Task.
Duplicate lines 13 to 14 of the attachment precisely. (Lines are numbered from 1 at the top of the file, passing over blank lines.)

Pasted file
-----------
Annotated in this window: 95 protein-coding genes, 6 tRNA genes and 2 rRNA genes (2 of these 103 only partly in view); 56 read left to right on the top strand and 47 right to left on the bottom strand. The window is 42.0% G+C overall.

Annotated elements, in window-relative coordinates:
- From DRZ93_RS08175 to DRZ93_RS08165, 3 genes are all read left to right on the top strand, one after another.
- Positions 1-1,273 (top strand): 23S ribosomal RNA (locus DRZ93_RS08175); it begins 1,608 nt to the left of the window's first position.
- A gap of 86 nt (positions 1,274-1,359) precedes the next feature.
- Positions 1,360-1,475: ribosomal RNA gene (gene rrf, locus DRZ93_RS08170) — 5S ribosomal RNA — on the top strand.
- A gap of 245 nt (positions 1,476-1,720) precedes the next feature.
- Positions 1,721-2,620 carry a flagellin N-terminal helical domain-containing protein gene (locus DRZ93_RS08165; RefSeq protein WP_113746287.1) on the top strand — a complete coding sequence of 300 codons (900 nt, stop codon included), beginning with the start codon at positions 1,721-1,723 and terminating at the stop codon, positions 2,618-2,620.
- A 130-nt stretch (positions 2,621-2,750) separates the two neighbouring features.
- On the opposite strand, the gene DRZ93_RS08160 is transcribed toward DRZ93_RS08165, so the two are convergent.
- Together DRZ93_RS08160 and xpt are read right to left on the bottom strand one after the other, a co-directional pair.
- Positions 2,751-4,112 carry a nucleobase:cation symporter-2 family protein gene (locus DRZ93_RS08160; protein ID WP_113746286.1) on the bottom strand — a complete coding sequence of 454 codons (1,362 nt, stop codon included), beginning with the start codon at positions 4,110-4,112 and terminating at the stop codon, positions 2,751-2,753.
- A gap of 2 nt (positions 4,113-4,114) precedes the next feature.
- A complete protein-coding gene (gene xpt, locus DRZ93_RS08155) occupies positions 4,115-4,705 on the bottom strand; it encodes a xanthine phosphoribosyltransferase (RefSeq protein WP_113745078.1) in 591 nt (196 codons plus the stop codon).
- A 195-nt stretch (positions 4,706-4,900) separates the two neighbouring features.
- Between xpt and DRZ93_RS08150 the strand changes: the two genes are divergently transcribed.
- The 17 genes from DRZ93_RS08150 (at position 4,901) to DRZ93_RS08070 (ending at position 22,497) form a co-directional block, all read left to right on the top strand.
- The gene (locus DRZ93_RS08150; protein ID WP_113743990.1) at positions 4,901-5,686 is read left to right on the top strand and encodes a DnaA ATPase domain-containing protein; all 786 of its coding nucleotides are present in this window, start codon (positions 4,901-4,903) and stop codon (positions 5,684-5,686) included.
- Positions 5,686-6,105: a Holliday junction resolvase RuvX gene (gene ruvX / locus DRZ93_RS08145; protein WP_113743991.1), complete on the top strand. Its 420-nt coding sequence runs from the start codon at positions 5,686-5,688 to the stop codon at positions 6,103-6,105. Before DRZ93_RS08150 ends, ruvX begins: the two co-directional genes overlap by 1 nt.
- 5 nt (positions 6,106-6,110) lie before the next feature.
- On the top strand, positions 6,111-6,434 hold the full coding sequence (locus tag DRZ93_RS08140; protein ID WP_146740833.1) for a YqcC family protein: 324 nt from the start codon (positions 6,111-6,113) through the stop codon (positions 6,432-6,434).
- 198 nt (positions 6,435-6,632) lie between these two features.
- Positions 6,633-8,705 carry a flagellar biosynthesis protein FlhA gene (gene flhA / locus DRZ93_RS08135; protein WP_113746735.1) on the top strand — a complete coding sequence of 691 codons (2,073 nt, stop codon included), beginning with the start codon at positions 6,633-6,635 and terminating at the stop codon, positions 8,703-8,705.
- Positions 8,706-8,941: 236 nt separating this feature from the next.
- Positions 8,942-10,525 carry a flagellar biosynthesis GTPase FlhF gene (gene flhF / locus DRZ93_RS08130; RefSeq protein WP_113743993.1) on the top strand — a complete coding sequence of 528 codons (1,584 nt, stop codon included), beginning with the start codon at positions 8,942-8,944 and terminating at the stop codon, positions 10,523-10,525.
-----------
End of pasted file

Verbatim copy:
- A gap of 2 nt (positions 4,113-4,114) precedes the next feature.
- A complete protein-coding gene (gene xpt, locus DRZ93_RS08155) occupies positions 4,115-4,705 on the bottom strand; it encodes a xanthine phosphoribosyltransferase (RefSeq protein WP_113745078.1) in 591 nt (196 codons plus the stop codon).